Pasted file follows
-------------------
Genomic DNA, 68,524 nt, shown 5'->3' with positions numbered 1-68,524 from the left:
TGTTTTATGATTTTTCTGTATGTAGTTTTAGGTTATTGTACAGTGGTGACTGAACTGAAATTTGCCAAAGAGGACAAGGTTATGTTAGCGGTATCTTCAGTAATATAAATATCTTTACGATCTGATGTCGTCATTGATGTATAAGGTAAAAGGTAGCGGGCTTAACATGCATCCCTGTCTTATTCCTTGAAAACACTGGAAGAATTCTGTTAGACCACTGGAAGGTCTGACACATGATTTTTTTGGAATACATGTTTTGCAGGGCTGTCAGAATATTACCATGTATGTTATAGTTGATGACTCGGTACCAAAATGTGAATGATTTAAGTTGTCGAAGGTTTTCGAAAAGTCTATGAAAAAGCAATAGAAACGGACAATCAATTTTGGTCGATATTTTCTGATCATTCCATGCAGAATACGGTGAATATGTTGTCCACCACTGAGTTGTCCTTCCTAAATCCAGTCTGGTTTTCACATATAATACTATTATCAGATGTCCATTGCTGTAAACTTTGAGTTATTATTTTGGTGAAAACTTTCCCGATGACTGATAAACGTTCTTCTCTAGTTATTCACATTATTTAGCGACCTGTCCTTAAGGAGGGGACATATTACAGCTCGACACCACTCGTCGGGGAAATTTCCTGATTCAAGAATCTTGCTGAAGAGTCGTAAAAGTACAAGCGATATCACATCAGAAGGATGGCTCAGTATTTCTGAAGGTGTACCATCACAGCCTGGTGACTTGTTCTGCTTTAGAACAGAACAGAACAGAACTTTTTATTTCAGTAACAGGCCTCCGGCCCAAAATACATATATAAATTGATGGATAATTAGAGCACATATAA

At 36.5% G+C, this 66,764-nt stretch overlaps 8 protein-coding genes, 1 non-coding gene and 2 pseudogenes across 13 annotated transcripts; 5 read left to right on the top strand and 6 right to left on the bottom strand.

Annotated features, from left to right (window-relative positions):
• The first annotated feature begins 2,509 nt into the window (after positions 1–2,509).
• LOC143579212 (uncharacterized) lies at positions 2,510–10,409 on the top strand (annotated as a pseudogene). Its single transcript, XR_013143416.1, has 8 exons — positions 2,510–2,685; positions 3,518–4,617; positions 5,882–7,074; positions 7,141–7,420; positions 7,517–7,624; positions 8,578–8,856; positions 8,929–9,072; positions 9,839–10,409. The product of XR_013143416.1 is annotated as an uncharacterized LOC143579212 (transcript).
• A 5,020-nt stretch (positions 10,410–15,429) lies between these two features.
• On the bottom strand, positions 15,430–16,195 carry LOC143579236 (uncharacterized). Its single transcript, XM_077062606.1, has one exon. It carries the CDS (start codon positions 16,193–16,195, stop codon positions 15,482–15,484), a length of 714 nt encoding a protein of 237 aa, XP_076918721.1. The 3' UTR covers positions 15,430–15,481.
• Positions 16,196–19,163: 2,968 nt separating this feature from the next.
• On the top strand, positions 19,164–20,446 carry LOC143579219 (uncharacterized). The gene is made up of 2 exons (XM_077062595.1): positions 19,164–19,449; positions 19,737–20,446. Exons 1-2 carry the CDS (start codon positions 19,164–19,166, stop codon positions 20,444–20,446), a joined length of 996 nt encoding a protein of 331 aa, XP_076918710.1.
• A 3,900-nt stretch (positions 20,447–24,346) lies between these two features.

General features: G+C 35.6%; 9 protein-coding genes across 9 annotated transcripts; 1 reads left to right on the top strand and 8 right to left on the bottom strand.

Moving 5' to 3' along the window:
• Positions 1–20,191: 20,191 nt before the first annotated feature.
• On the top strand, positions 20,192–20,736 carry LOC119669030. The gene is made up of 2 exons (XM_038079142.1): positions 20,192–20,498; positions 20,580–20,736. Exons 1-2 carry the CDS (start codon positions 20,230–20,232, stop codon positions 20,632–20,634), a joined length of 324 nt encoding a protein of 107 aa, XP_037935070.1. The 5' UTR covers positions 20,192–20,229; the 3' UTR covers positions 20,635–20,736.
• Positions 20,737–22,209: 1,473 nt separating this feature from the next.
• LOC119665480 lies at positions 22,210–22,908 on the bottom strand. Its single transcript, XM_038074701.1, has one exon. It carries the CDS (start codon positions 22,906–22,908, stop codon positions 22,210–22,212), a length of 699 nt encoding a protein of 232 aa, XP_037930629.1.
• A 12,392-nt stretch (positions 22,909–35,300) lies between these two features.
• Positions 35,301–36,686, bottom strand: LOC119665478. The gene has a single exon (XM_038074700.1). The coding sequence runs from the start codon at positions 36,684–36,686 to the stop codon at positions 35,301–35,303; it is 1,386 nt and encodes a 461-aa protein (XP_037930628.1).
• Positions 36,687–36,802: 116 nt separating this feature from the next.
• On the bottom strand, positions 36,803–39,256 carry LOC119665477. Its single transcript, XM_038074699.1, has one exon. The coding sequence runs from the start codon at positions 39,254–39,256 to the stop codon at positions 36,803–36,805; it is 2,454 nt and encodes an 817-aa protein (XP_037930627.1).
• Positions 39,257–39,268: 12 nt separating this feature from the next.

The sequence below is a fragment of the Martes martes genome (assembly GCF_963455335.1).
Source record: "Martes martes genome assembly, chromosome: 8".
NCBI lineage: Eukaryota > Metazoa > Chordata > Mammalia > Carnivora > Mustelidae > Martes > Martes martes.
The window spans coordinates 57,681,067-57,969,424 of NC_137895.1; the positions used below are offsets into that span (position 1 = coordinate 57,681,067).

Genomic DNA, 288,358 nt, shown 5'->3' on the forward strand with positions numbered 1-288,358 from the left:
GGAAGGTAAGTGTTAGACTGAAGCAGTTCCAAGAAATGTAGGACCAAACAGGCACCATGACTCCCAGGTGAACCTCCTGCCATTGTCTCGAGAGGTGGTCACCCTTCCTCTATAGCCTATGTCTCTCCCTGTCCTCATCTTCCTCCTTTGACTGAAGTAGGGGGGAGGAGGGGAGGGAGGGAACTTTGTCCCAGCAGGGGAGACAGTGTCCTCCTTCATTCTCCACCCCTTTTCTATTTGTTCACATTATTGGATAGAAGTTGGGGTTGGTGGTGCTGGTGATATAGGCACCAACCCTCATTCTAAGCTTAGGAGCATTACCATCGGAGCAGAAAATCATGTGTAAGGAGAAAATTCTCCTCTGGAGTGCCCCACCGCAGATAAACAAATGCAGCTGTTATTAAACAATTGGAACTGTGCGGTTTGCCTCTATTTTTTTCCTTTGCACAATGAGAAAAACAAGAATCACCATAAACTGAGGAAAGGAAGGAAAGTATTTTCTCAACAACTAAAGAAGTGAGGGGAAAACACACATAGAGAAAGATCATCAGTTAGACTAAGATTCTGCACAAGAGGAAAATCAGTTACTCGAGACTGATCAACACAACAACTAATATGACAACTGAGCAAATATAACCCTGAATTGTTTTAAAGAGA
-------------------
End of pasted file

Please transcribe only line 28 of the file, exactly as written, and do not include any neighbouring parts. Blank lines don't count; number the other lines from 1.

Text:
GGAAGGTAAGTGTTAGACTGAAGCAGTTCCAAGAAATGTAGGACCAAACAGGCACCATGACTCCCAGGTGAACCTCCTGCCATTGTCTCGAGAGGTGGTCACCCTTCCTCTATAGCCTATGTCTCTCCCTGTCCTCATCTTCCTCCTTTGACTGAAGTAGGGGGGAGGAGGGGAGGGAGGGAACTTTGTCCCAGCAGGGGAGACAGTGTCCTCCTTCATTCTCCACCCCTTTTCTATTTGTTCACATTATTGGATAGAAGTTGGGGTTGGTGGTGCTGGTGATATAGGCACCAACCCTCATTCTAAGCTTAGGAGCATTACCATCGGAGCAGAAAATCATGTGTAAGGAGAAAATTCTCCTCTGGAGTGCCCCACCGCAGATAAACAAATGCAGCTGTTATTAAACAATTGGAACTGTGCGGTTTGCCTCTATTTTTTTCCTTTGCACAATGAGAAAAACAAGAATCACCATAAACTGAGGAAAGGAAGGAAAGTATTTTCTCAACAACTAAAGAAGTGAGGGGAAAACACACATAGAGAAAGATCATCAGTTAGACTAAGATTCTGCACAAGAGGAAAATCAGTTACTCGAGACTGATCAACACAACAACTAATATGACAACTGAGCAAATATAACCCTGAATTGTTTTAAAGAGA